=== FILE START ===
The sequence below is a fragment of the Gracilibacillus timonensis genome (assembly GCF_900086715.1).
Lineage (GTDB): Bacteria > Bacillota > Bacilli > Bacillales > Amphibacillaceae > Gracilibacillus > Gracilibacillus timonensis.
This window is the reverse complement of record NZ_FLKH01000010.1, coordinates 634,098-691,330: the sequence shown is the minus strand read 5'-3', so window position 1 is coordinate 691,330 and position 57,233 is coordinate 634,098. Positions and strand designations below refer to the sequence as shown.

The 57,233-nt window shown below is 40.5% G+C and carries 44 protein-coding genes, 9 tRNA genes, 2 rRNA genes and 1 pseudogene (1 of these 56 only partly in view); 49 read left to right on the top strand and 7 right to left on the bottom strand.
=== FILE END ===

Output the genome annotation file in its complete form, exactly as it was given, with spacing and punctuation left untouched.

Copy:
The sequence below is a fragment of the Gracilibacillus timonensis genome (assembly GCF_900086715.1).
Lineage (GTDB): Bacteria > Bacillota > Bacilli > Bacillales > Amphibacillaceae > Gracilibacillus > Gracilibacillus timonensis.
This window is the reverse complement of record NZ_FLKH01000010.1, coordinates 634,098-691,330: the sequence shown is the minus strand read 5'-3', so window position 1 is coordinate 691,330 and position 57,233 is coordinate 634,098. Positions and strand designations below refer to the sequence as shown.

The 57,233-nt window shown below is 40.5% G+C and carries 44 protein-coding genes, 9 tRNA genes, 2 rRNA genes and 1 pseudogene (1 of these 56 only partly in view); 49 read left to right on the top strand and 7 right to left on the bottom strand.